The Magnificent Seven – Watch Movie Videos,Images : 123movies.com.co
Seven gun men in the old west gradually come together to help a poor village against savage thieves.
ActorsStarring: Denzel Washington, Chris Pratt, Ethan Hawke, Vincent D'Onofrio, Lee Byung-hun, Manuel Garcia-Rulfo, Martin Sensmeier, Peter Sarsgaard, Haley Bennett, Matt Bomer, Luke Grimes, Jonathan Joss, Cam Gigandet, Sean Bridgers, Dylan Kenin, Kevin Wayne, Carrie Lazar, David Kallaway, Alix Angelis, Billy Slaughter, Vic Browder, Emil Beheshti, Mark Ashworth, Dodge Prince, Matthew Posey, Jody Mullins, Clint James, Dane Rhodes, Ritchie Montgomery, William Lee Scott, Griff Furst, Sean Boyd, Walker Babington, Thomas Blake Jr., Rob Mello, Chad Randall, Wally Welch, Ed Lowry, David Manzanares, Kevin Wiggins, Jackson Beals, Emily LaGroue, Shona Gastian, Mary Peyton Stewart, Vinnie Jones
Critic Reviews About The Magnificent Seven
An update of the 1960s classic refreshes the racial mix but leaves the cliches intact.
The new movie is as moth-eaten as the serapes strewn through the 1960 film, but there’s no denying the appeal of the image of Denzel Washington riding a horse and shooting a Colt.
Fuqua is trying for John Ford meets Sergio Leone: a funky classical sweep, with room for delirious shootouts. The trouble is that he mimics the trademarks of those directors without their élan.
The director deals in constant commotion, repetitive confrontations (glint-eyed men, hands on guns), stylized formations (lifeless tableaux that verge on parody), laser-like scowls.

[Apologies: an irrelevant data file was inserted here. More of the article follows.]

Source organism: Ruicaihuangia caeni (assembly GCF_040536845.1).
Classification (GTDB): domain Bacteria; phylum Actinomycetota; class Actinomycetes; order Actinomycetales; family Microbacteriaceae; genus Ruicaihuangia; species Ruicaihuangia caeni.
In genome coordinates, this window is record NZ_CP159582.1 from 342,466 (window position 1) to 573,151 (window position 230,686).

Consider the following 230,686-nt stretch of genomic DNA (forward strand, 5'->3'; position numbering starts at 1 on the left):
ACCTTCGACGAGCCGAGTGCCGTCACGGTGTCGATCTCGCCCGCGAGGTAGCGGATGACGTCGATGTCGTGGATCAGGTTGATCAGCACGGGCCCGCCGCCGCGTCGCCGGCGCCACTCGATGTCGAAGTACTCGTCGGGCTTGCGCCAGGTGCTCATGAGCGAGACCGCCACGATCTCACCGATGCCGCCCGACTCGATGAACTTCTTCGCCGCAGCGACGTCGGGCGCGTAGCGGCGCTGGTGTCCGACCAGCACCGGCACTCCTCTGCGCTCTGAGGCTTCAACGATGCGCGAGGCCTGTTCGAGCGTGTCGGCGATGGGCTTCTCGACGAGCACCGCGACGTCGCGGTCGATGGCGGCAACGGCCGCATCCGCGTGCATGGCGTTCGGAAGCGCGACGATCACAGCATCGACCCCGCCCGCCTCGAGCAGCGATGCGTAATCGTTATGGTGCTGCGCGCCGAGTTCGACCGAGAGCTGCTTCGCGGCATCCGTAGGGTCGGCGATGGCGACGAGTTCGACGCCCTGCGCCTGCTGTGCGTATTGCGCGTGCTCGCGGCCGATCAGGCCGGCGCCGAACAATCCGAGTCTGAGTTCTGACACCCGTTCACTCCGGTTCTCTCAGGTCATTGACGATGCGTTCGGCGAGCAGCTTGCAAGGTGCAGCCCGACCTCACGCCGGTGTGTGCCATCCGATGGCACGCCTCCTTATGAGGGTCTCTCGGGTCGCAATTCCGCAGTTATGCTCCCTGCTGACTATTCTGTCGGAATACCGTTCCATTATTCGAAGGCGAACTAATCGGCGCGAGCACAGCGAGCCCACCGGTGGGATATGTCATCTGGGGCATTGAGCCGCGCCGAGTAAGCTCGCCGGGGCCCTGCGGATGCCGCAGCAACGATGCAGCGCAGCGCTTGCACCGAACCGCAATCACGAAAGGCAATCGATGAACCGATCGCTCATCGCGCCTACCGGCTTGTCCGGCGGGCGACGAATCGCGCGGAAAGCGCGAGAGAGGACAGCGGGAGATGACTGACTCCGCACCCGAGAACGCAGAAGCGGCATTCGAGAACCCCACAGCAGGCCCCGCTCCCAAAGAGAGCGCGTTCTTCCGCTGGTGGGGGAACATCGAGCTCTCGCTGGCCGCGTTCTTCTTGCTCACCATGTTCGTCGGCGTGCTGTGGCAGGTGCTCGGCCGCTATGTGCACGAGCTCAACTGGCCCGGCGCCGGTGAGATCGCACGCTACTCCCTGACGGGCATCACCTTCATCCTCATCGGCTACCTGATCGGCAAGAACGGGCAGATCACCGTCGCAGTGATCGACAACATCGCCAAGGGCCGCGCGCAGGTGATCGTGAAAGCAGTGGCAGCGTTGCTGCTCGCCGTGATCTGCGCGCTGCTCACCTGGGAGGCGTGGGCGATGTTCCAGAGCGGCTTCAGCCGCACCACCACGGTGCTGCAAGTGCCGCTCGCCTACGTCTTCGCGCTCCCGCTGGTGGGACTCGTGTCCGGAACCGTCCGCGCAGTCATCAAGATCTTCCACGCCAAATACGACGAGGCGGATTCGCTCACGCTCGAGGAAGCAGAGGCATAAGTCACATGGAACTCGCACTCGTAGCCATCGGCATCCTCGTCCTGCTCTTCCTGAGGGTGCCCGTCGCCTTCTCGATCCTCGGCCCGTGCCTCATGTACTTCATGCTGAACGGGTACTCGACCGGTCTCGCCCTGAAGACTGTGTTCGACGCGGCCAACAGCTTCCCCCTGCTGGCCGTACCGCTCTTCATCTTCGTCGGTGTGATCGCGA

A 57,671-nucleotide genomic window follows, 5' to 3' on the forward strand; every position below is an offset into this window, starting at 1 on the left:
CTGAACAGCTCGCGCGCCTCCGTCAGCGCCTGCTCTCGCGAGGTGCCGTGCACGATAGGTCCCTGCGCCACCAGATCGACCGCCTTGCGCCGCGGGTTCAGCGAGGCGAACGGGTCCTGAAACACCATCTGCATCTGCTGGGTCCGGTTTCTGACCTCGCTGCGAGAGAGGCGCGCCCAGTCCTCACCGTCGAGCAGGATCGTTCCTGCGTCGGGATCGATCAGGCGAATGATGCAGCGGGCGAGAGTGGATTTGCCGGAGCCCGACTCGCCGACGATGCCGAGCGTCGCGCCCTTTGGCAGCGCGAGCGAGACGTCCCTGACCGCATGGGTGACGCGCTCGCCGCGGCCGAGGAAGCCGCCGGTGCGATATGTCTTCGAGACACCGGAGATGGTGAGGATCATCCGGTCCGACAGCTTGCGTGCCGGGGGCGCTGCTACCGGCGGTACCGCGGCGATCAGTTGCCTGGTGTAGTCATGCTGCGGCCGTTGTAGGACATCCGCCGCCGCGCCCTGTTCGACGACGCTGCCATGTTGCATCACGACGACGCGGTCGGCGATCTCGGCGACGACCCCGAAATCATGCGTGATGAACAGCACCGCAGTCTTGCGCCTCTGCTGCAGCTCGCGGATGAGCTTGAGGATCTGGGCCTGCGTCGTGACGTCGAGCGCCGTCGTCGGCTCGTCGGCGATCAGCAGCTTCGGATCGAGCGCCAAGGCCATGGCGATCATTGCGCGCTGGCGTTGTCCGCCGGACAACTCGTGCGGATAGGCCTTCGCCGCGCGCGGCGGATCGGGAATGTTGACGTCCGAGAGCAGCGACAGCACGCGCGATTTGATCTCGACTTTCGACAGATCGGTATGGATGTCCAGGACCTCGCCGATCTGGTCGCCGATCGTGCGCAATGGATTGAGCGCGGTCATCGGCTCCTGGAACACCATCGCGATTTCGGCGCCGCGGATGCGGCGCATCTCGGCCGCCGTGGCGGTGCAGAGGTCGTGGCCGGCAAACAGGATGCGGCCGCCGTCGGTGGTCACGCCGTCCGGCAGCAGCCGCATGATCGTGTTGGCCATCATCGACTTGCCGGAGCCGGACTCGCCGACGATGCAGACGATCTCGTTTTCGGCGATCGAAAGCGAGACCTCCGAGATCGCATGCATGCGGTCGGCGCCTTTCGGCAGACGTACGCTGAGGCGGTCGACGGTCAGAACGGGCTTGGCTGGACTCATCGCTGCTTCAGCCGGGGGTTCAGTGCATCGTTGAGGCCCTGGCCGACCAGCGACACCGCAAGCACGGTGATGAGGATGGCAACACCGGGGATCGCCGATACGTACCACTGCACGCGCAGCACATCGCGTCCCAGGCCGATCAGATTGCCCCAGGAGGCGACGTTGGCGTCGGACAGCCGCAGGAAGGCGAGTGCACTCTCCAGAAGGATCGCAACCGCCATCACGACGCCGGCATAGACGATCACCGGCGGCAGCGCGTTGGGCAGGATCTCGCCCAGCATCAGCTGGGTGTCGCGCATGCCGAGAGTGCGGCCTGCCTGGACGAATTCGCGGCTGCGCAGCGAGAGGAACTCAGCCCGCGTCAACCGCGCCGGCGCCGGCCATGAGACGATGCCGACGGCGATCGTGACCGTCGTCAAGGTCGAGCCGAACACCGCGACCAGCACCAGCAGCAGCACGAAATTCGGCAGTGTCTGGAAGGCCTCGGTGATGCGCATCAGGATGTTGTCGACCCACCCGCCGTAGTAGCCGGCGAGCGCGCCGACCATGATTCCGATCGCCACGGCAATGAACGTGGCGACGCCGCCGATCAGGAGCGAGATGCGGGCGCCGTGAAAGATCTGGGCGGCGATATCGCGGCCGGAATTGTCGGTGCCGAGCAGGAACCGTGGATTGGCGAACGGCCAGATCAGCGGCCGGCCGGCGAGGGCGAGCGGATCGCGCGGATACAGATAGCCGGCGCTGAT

Wall Street Journal
This violent remake presents its seven stars as flawed heroes—bad men with good hearts who sacrifice themselves to deal with even worse men.
It’s perhaps a bit too noisy and relentlessly violent, but this remake adds a new, multicultural angle to a sturdy old story and looks good doing it.
Jeffrey M. Anderson
Common Sense Media
The Magnificent Seven (2016) isn’t going to eclipse its predecessors but it is, nonetheless, an immensely entertaining and heartfelt action-western experience.
Fuqua’s direction has no intimacy — it’s too brisk, too metronomic. Without violence or its imminent threat, there’s nothing going on. And when the violence does come, it’s not memorable.
With its blinding white teeth, high-gloss production design and glib, bloodless violence, “The Magnificent Seven” plays like Baby’s First Western.
Slick but forgettable, Fuqua’s suicide squad is a macho posse movie that could use a jab of fun. It’s The Magnificent Seven, but the “magnificent” is silent.
Phil de Semlyen